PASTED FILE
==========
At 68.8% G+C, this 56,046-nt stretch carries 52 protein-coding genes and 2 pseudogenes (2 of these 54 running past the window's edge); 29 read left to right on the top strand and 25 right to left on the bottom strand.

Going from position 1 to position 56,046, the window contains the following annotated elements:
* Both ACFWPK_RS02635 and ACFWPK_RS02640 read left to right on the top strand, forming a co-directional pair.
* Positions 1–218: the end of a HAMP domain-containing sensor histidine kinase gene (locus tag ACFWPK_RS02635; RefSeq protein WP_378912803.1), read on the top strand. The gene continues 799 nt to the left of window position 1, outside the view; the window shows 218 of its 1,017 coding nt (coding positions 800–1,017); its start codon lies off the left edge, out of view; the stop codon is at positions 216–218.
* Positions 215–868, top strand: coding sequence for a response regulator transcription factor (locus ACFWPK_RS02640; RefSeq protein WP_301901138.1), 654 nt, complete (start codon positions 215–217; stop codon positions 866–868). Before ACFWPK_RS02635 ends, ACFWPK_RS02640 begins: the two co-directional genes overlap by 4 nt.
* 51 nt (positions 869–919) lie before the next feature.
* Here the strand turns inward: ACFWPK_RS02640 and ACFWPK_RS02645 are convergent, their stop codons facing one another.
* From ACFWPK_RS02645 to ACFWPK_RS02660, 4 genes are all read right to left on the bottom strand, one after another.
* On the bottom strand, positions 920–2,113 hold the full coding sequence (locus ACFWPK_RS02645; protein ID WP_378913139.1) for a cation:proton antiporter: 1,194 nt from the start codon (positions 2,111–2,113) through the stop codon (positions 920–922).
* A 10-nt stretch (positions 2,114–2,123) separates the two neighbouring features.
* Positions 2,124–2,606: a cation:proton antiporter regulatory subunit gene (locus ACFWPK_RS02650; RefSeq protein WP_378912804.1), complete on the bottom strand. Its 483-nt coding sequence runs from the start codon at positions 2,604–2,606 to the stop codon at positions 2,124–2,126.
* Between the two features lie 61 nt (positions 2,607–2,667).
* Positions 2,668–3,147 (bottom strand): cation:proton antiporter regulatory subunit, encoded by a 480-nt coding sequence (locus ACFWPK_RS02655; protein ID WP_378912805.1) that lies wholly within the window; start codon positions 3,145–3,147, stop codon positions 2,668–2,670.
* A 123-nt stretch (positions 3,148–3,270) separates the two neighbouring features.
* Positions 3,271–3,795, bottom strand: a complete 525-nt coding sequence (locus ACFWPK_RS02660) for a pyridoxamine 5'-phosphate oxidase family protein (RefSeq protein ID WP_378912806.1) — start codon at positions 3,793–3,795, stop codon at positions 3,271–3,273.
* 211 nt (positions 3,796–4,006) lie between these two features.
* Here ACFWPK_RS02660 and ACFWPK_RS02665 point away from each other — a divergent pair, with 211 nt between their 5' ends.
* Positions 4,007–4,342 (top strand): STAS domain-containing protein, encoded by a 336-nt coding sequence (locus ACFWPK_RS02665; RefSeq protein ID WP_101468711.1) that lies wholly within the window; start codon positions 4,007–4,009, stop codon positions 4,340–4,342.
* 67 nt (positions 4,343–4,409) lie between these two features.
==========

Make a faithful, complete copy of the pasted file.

At 68.8% G+C, this 56,046-nt stretch carries 52 protein-coding genes and 2 pseudogenes (2 of these 54 running past the window's edge); 29 read left to right on the top strand and 25 right to left on the bottom strand.

Going from position 1 to position 56,046, the window contains the following annotated elements:
* Both ACFWPK_RS02635 and ACFWPK_RS02640 read left to right on the top strand, forming a co-directional pair.
* Positions 1–218: the end of a HAMP domain-containing sensor histidine kinase gene (locus tag ACFWPK_RS02635; RefSeq protein WP_378912803.1), read on the top strand. The gene continues 799 nt to the left of window position 1, outside the view; the window shows 218 of its 1,017 coding nt (coding positions 800–1,017); its start codon lies off the left edge, out of view; the stop codon is at positions 216–218.
* Positions 215–868, top strand: coding sequence for a response regulator transcription factor (locus ACFWPK_RS02640; RefSeq protein WP_301901138.1), 654 nt, complete (start codon positions 215–217; stop codon positions 866–868). Before ACFWPK_RS02635 ends, ACFWPK_RS02640 begins: the two co-directional genes overlap by 4 nt.
* 51 nt (positions 869–919) lie before the next feature.
* Here the strand turns inward: ACFWPK_RS02640 and ACFWPK_RS02645 are convergent, their stop codons facing one another.
* From ACFWPK_RS02645 to ACFWPK_RS02660, 4 genes are all read right to left on the bottom strand, one after another.
* On the bottom strand, positions 920–2,113 hold the full coding sequence (locus ACFWPK_RS02645; protein ID WP_378913139.1) for a cation:proton antiporter: 1,194 nt from the start codon (positions 2,111–2,113) through the stop codon (positions 920–922).
* A 10-nt stretch (positions 2,114–2,123) separates the two neighbouring features.
* Positions 2,124–2,606: a cation:proton antiporter regulatory subunit gene (locus ACFWPK_RS02650; RefSeq protein WP_378912804.1), complete on the bottom strand. Its 483-nt coding sequence runs from the start codon at positions 2,604–2,606 to the stop codon at positions 2,124–2,126.
* Between the two features lie 61 nt (positions 2,607–2,667).
* Positions 2,668–3,147 (bottom strand): cation:proton antiporter regulatory subunit, encoded by a 480-nt coding sequence (locus ACFWPK_RS02655; protein ID WP_378912805.1) that lies wholly within the window; start codon positions 3,145–3,147, stop codon positions 2,668–2,670.
* A 123-nt stretch (positions 3,148–3,270) separates the two neighbouring features.
* Positions 3,271–3,795, bottom strand: a complete 525-nt coding sequence (locus ACFWPK_RS02660) for a pyridoxamine 5'-phosphate oxidase family protein (RefSeq protein ID WP_378912806.1) — start codon at positions 3,793–3,795, stop codon at positions 3,271–3,273.
* 211 nt (positions 3,796–4,006) lie between these two features.
* Here ACFWPK_RS02660 and ACFWPK_RS02665 point away from each other — a divergent pair, with 211 nt between their 5' ends.
* Positions 4,007–4,342 (top strand): STAS domain-containing protein, encoded by a 336-nt coding sequence (locus ACFWPK_RS02665; RefSeq protein ID WP_101468711.1) that lies wholly within the window; start codon positions 4,007–4,009, stop codon positions 4,340–4,342.
* 67 nt (positions 4,343–4,409) lie between these two features.